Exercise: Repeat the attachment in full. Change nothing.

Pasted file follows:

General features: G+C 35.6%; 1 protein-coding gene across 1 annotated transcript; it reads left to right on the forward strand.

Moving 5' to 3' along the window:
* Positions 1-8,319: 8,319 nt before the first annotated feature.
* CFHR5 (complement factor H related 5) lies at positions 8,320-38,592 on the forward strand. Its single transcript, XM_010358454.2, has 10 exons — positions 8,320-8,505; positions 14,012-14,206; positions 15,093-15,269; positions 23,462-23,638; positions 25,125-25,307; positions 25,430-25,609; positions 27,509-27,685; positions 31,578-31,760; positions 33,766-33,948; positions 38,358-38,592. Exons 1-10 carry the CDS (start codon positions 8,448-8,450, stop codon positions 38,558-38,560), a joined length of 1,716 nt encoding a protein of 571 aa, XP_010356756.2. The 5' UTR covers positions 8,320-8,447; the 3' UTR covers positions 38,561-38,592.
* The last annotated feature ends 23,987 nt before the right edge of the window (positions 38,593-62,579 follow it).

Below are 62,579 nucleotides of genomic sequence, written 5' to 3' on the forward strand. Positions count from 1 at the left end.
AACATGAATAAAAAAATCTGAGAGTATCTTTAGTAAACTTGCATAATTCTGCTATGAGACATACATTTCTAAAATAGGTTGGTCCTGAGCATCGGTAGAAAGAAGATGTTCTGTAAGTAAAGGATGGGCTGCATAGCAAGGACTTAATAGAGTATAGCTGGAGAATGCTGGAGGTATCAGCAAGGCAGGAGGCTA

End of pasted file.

General features: G+C 35.6%; 1 protein-coding gene across 1 annotated transcript; it reads left to right on the forward strand.

Moving 5' to 3' along the window:
* Positions 1-8,319: 8,319 nt before the first annotated feature.
* CFHR5 (complement factor H related 5) lies at positions 8,320-38,592 on the forward strand. Its single transcript, XM_010358454.2, has 10 exons — positions 8,320-8,505; positions 14,012-14,206; positions 15,093-15,269; positions 23,462-23,638; positions 25,125-25,307; positions 25,430-25,609; positions 27,509-27,685; positions 31,578-31,760; positions 33,766-33,948; positions 38,358-38,592. Exons 1-10 carry the CDS (start codon positions 8,448-8,450, stop codon positions 38,558-38,560), a joined length of 1,716 nt encoding a protein of 571 aa, XP_010356756.2. The 5' UTR covers positions 8,320-8,447; the 3' UTR covers positions 38,561-38,592.
* The last annotated feature ends 23,987 nt before the right edge of the window (positions 38,593-62,579 follow it).

Below are 62,579 nucleotides of genomic sequence, written 5' to 3' on the forward strand. Positions count from 1 at the left end.
AACATGAATAAAAAAATCTGAGAGTATCTTTAGTAAACTTGCATAATTCTGCTATGAGACATACATTTCTAAAATAGGTTGGTCCTGAGCATCGGTAGAAAGAAGATGTTCTGTAAGTAAAGGATGGGCTGCATAGCAAGGACTTAATAGAGTATAGCTGGAGAATGCTGGAGGTATCAGCAAGGCAGGAGGCTA